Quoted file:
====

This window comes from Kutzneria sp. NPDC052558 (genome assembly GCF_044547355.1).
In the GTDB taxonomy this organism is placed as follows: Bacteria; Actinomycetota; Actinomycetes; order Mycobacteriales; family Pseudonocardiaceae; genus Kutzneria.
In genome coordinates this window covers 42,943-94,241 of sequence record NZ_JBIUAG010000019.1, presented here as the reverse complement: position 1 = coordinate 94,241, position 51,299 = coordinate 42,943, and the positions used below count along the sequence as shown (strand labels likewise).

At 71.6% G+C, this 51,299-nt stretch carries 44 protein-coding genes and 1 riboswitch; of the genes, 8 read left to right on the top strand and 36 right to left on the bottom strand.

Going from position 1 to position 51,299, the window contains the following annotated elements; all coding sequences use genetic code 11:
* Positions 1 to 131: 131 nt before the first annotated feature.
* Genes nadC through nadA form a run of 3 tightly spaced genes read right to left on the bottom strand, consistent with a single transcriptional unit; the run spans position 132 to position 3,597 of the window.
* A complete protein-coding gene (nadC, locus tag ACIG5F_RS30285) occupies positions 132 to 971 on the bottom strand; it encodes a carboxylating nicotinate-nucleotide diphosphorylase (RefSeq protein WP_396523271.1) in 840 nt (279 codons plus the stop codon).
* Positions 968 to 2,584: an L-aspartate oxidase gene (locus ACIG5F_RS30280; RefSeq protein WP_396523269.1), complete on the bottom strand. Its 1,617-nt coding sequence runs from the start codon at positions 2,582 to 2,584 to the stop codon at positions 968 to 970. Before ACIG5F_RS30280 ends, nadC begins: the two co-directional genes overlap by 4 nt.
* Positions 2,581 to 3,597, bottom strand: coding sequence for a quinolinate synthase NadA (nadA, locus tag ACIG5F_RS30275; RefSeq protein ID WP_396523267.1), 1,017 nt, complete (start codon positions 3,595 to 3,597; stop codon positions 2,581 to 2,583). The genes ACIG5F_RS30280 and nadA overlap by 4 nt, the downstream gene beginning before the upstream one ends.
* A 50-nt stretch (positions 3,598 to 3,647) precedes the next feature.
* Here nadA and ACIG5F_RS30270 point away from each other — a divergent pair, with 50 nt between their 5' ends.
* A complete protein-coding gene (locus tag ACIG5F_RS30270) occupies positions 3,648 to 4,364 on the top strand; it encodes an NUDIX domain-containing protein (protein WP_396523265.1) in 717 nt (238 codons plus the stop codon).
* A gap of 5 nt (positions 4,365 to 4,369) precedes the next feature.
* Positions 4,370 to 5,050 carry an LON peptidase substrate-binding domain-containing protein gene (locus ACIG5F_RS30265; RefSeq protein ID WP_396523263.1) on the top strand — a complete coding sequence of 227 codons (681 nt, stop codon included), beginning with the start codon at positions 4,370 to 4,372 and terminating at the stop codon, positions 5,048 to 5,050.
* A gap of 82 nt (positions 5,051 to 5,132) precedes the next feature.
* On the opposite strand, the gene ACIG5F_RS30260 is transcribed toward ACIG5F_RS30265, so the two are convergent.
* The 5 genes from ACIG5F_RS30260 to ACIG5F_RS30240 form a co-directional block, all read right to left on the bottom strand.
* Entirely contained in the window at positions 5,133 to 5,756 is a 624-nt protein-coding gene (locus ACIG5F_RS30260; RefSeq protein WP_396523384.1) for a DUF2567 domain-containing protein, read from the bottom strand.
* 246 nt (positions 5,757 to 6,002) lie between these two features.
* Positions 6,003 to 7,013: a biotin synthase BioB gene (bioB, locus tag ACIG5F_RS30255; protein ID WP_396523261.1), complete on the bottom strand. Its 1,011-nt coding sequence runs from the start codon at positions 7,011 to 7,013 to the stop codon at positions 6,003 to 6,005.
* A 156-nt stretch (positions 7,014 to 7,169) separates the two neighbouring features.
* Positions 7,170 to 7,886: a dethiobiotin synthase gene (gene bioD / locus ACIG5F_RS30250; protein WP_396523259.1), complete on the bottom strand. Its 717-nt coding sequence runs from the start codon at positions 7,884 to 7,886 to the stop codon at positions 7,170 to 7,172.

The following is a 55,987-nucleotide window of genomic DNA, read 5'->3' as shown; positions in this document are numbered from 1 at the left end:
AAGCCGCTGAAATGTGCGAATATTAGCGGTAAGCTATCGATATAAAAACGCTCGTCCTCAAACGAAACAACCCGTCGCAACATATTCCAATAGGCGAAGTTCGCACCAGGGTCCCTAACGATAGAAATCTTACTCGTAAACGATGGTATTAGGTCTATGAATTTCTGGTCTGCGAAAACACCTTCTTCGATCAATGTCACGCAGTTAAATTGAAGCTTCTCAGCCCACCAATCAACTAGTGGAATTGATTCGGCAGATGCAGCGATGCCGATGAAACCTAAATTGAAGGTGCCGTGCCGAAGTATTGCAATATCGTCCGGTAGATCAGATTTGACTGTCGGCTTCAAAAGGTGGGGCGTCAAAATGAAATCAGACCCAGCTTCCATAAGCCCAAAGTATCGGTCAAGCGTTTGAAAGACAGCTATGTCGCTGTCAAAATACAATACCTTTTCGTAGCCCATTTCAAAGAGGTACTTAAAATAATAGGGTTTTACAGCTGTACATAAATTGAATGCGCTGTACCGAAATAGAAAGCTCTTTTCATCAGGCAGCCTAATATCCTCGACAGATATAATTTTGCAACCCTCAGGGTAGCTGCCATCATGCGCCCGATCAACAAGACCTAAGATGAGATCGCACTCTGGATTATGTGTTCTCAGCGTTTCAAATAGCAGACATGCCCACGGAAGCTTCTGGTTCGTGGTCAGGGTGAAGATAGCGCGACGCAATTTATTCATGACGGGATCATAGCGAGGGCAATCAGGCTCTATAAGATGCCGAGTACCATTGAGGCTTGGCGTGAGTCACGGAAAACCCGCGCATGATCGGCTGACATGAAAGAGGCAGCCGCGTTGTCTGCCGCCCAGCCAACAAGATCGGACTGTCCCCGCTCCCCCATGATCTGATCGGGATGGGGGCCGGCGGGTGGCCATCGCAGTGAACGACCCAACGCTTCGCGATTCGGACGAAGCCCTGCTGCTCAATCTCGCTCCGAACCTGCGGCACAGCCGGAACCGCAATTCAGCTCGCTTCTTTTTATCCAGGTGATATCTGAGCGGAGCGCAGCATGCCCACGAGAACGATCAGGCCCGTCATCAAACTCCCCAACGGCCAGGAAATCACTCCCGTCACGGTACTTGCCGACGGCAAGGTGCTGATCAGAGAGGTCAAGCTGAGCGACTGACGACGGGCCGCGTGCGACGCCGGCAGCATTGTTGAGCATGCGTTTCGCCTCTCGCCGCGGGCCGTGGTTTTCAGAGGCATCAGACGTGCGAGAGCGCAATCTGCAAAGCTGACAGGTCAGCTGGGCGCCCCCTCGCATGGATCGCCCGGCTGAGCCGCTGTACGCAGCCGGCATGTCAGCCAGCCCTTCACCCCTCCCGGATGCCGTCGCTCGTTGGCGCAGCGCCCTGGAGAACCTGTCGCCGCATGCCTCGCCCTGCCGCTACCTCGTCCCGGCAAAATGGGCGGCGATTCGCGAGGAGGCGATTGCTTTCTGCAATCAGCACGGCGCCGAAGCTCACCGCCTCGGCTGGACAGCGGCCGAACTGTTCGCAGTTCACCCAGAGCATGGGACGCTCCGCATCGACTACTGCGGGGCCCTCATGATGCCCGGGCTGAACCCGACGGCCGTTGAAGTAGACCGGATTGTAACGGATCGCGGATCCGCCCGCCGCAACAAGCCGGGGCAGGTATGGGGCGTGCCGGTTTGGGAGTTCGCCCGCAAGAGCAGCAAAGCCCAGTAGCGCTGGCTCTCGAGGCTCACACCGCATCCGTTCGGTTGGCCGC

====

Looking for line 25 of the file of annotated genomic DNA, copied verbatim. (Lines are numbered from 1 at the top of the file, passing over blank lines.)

AAGCCGCTGAAATGTGCGAATATTAGCGGTAAGCTATCGATATAAAAACGCTCGTCCTCAAACGAAACAACCCGTCGCAACATATTCCAATAGGCGAAGTTCGCACCAGGGTCCCTAACGATAGAAATCTTACTCGTAAACGATGGTATTAGGTCTATGAATTTCTGGTCTGCGAAAACACCTTCTTCGATCAATGTCACGCAGTTAAATTGAAGCTTCTCAGCCCACCAATCAACTAGTGGAATTGATTCGGCAGATGCAGCGATGCCGATGAAACCTAAATTGAAGGTGCCGTGCCGAAGTATTGCAATATCGTCCGGTAGATCAGATTTGACTGTCGGCTTCAAAAGGTGGGGCGTCAAAATGAAATCAGACCCAGCTTCCATAAGCCCAAAGTATCGGTCAAGCGTTTGAAAGACAGCTATGTCGCTGTCAAAATACAATACCTTTTCGTAGCCCATTTCAAAGAGGTACTTAAAATAATAGGGTTTTACAGCTGTACATAAATTGAATGCGCTGTACCGAAATAGAAAGCTCTTTTCATCAGGCAGCCTAATATCCTCGACAGATATAATTTTGCAACCCTCAGGGTAGCTGCCATCATGCGCCCGATCAACAAGACCTAAGATGAGATCGCACTCTGGATTATGTGTTCTCAGCGTTTCAAATAGCAGACATGCCCACGGAAGCTTCTGGTTCGTGGTCAGGGTGAAGATAGCGCGACGCAATTTATTCATGACGGGATCATAGCGAGGGCAATCAGGCTCTATAAGATGCCGAGTACCATTGAGGCTTGGCGTGAGTCACGGAAAACCCGCGCATGATCGGCTGACATGAAAGAGGCAGCCGCGTTGTCTGCCGCCCAGCCAACAAGATCGGACTGTCCCCGCTCCCCCATGATCTGATCGGGATGGGGGCCGGCGGGTGGCCATCGCAGTGAACGACCCAACGCTTCGCGATTCGGACGAAGCCCTGCTGCTCAATCTCGCTCCGAACCTGCGGCACAGCCGGAACCGCAATTCAGCTCGCTTCTTTTTATCCAGGTGATATCTGAGCGGAGCGCAGCATGCCCACGAGAACGATCAGGCCCGTCATCAAACTCCCCAACGGCCAGGAAATCACTCCCGTCACGGTACTTGCCGACGGCAAGGTGCTGATCAGAGAGGTCAAGCTGAGCGACTGACGACGGGCCGCGTGCGACGCCGGCAGCATTGTTGAGCATGCGTTTCGCCTCTCGCCGCGGGCCGTGGTTTTCAGAGGCATCAGACGTGCGAGAGCGCAATCTGCAAAGCTGACAGGTCAGCTGGGCGCCCCCTCGCATGGATCGCCCGGCTGAGCCGCTGTACGCAGCCGGCATGTCAGCCAGCCCTTCACCCCTCCCGGATGCCGTCGCTCGTTGGCGCAGCGCCCTGGAGAACCTGTCGCCGCATGCCTCGCCCTGCCGCTACCTCGTCCCGGCAAAATGGGCGGCGATTCGCGAGGAGGCGATTGCTTTCTGCAATCAGCACGGCGCCGAAGCTCACCGCCTCGGCTGGACAGCGGCCGAACTGTTCGCAGTTCACCCAGAGCATGGGACGCTCCGCATCGACTACTGCGGGGCCCTCATGATGCCCGGGCTGAACCCGACGGCCGTTGAAGTAGACCGGATTGTAACGGATCGCGGATCCGCCCGCCGCAACAAGCCGGGGCAGGTATGGGGCGTGCCGGTTTGGGAGTTCGCCCGCAAGAGCAGCAAAGCCCAGTAGCGCTGGCTCTCGAGGCTCACACCGCATCCGTTCGGTTGGCCGC